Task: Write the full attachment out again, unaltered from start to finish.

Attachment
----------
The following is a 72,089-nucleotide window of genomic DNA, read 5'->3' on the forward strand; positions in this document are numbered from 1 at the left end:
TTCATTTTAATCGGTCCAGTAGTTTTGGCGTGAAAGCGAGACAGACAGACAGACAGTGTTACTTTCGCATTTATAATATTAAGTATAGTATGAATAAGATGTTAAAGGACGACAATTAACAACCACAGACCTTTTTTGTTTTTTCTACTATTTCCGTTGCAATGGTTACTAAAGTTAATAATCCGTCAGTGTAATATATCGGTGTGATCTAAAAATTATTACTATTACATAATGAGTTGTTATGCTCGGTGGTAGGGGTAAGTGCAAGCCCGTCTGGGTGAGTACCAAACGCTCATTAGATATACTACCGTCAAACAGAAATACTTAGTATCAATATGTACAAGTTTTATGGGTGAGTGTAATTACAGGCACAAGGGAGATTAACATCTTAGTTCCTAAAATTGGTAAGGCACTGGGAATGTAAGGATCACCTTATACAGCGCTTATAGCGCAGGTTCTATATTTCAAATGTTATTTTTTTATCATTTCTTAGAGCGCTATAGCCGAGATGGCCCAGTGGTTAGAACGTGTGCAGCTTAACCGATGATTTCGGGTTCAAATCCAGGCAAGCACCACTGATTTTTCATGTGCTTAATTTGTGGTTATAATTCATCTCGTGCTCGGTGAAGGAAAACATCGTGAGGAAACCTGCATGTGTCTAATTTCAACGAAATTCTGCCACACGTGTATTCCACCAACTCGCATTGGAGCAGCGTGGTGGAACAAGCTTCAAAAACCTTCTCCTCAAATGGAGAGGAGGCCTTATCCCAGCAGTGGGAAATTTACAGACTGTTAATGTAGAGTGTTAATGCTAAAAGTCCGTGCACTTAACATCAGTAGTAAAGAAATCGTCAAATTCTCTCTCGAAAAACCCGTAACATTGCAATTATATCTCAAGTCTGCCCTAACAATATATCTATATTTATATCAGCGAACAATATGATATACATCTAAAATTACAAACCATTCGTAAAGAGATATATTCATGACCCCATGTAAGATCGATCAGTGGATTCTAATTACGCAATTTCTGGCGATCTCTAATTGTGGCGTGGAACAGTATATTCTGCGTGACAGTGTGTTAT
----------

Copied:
The following is a 72,089-nucleotide window of genomic DNA, read 5'->3' on the forward strand; positions in this document are numbered from 1 at the left end:
TTCATTTTAATCGGTCCAGTAGTTTTGGCGTGAAAGCGAGACAGACAGACAGACAGTGTTACTTTCGCATTTATAATATTAAGTATAGTATGAATAAGATGTTAAAGGACGACAATTAACAACCACAGACCTTTTTTGTTTTTTCTACTATTTCCGTTGCAATGGTTACTAAAGTTAATAATCCGTCAGTGTAATATATCGGTGTGATCTAAAAATTATTACTATTACATAATGAGTTGTTATGCTCGGTGGTAGGGGTAAGTGCAAGCCCGTCTGGGTGAGTACCAAACGCTCATTAGATATACTACCGTCAAACAGAAATACTTAGTATCAATATGTACAAGTTTTATGGGTGAGTGTAATTACAGGCACAAGGGAGATTAACATCTTAGTTCCTAAAATTGGTAAGGCACTGGGAATGTAAGGATCACCTTATACAGCGCTTATAGCGCAGGTTCTATATTTCAAATGTTATTTTTTTATCATTTCTTAGAGCGCTATAGCCGAGATGGCCCAGTGGTTAGAACGTGTGCAGCTTAACCGATGATTTCGGGTTCAAATCCAGGCAAGCACCACTGATTTTTCATGTGCTTAATTTGTGGTTATAATTCATCTCGTGCTCGGTGAAGGAAAACATCGTGAGGAAACCTGCATGTGTCTAATTTCAACGAAATTCTGCCACACGTGTATTCCACCAACTCGCATTGGAGCAGCGTGGTGGAACAAGCTTCAAAAACCTTCTCCTCAAATGGAGAGGAGGCCTTATCCCAGCAGTGGGAAATTTACAGACTGTTAATGTAGAGTGTTAATGCTAAAAGTCCGTGCACTTAACATCAGTAGTAAAGAAATCGTCAAATTCTCTCTCGAAAAACCCGTAACATTGCAATTATATCTCAAGTCTGCCCTAACAATATATCTATATTTATATCAGCGAACAATATGATATACATCTAAAATTACAAACCATTCGTAAAGAGATATATTCATGACCCCATGTAAGATCGATCAGTGGATTCTAATTACGCAATTTCTGGCGATCTCTAATTGTGGCGTGGAACAGTATATTCTGCGTGACAGTGTGTTAT